When I'm putzing around the studio and don't know what to draw on a pot, I let my mind wander. I lay out all my colors and play with patterns. I try different ways of mark making, with different tools.
I've always loved clouds, so naturally rainbows come next. I might sit on this idea for a bit! What would you like to see drawn on a pot?
The last month of the postbac was dedicated to exploration and my professor was adamant about hand building my forms to match my aesthetic. During that month I gave it a go but hated the outcome. I think It was because I was working in white clay and only tried a half a dozen forms. BUT now that I'm working my way through all of my left over clay so I can get to what I REALLY want, I tried slabs again. And I kinda love it.
Something about working in a richer, warmer, darker clay body has me swooning over these wabi sabi playful pots. I tried slabs for a few reasons besides the looks. I don't currently own a wheel, the studio doesn't have heating (and who knows how long I'll have access to it....just saying), nor a sink, and sometimes I don't really like throwing *gasp*.
But with hand building everything, I'm not dependent on a wheel or a location that can tolerate it. I can make where ever I can take my rolling pin! Also, I really reeeaally missed hand building. That's how I made all of my sculptures! So, here's to slabs :D
So My time at UMass Dartmouth has come to and end and a new chapter has begun! This will be where I work for the foreseeable future. My friends Miguel Benitez and Ninh Truong are also working out of this lovely garage set up, all thanks to Miguel and his mom! It has taken a little getting used to, but It's great to be sharing a studio with my clay mates from undergrad once again :)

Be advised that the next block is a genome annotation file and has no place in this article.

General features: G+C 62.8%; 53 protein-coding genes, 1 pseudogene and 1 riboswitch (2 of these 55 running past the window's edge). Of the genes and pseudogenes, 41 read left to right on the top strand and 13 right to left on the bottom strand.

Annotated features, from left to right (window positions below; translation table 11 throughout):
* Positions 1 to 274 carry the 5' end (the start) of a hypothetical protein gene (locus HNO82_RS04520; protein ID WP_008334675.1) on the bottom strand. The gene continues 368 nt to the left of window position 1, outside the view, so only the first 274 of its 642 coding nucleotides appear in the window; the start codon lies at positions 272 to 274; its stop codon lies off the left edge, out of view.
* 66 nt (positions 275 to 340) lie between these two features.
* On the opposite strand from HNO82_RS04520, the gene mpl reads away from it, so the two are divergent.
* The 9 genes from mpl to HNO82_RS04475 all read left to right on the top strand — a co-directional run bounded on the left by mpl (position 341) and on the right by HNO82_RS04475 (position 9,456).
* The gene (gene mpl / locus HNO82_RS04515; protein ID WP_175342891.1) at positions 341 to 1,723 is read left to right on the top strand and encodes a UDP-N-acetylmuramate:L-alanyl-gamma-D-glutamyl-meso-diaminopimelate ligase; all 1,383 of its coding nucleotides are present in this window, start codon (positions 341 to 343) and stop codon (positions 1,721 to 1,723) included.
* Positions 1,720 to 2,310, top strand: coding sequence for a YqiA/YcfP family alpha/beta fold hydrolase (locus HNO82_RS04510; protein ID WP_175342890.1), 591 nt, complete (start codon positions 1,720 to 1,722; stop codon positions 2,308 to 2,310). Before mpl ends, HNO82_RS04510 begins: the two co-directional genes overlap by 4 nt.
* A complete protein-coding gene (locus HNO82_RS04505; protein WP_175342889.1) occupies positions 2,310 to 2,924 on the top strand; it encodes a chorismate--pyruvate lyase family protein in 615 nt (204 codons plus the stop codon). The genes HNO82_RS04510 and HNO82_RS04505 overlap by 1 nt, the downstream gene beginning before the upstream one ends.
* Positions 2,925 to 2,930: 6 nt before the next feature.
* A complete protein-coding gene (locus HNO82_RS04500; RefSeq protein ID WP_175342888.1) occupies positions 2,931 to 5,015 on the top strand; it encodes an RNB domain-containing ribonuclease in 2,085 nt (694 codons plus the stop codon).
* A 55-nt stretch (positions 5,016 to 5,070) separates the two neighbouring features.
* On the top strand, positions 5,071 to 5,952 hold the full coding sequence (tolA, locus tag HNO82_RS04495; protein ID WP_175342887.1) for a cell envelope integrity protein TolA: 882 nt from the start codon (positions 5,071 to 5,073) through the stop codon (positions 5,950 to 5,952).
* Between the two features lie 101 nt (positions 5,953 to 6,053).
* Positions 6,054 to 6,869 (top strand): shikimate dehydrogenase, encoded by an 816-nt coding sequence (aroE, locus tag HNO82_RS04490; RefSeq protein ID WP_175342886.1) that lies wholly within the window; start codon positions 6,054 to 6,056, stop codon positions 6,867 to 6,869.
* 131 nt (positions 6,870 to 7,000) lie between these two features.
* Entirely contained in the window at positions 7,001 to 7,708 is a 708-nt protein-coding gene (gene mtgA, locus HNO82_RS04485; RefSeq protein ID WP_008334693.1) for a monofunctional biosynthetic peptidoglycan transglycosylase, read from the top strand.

I had a blast! I really enjoyed Old Wethersfield--it's so picturesque. I was nervous about setting up the tent, but a few vendors graciously lent a hand, setting the tone for a lovely festival. I'm looking forward to adding to my set up!
As part of the curriculum for UMass Dartmouth's post baccalaureate program, we have to find a location and put together a show. It proved to be quite the challenge, but we made it work. I am so so so happy with the results of our efforts! The reception had a great turn out and some of my friends and family even made the drive up from CT <3
A huge thank you again to all of those who came by and made the show possible!
NCECA is the event I look forward to every year! It is the BEST event for a young ceramicist eager for inspiration. What is it you may ask? It's a four day conference focused on the education of ceramics. AKA a muddy gathering of people who love clay in a city who's willing to have their downtown transformed into a dirty paradise. The committee gets as many galleries and businesses as they can to showcase sculptural and functional wares. In addition to that, there's panel discussions, demos, workshops, schools/residency/programs to talk to, vendors in the industry--not to mention all the parties that go on! It's really great.
This year it was in Kansas City, MO. I made sure to try out some BBQ, because what does CT know about BBQ? :P Anywhosies, here's some photos from my trip!
I'm TOTALLY looking forward the NCECA 2017, which will be in Portland OR! It'll be my first time on the west coast :). The conference hops all around the country so it doubles as a way for me to see different parts of the USA.
One last thing, The Phantastics played for the Potter's Dance (another annual thing NCECA does) and you HAVE to check them out. Slightly obsessed. I bought a shirt and a CD. No regrets.
Maybe I'll see you there next year!
Artist and maker discussing art and making. Peeks into my studio life, professional tips I stumble upon, and discussions about contemporary art and craft.